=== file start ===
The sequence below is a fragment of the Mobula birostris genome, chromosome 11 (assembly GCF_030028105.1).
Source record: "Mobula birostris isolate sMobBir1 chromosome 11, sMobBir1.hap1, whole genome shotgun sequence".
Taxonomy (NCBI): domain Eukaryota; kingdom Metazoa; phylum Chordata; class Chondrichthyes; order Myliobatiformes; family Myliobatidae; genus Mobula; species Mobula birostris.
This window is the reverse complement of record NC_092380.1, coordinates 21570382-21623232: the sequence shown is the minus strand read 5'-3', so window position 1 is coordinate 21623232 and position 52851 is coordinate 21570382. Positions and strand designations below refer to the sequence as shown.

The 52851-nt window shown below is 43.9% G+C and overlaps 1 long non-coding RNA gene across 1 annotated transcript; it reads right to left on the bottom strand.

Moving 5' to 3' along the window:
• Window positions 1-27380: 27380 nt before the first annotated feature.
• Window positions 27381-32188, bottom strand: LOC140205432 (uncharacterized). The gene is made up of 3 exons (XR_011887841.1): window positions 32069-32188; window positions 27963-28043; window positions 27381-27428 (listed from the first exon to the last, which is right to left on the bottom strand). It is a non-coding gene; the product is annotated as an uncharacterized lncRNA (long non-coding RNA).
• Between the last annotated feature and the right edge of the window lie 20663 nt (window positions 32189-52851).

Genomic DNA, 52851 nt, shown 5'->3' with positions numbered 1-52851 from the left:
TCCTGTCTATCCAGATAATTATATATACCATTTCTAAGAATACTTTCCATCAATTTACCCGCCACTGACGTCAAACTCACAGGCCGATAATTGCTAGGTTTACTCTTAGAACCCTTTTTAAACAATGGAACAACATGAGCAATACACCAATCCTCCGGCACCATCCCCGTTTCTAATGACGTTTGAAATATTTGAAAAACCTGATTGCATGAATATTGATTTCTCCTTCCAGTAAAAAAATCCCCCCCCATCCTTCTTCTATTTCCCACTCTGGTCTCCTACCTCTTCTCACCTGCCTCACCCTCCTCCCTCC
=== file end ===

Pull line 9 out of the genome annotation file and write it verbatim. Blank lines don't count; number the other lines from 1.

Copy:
• Between the last annotated feature and the right edge of the window lie 20663 nt (window positions 32189-52851).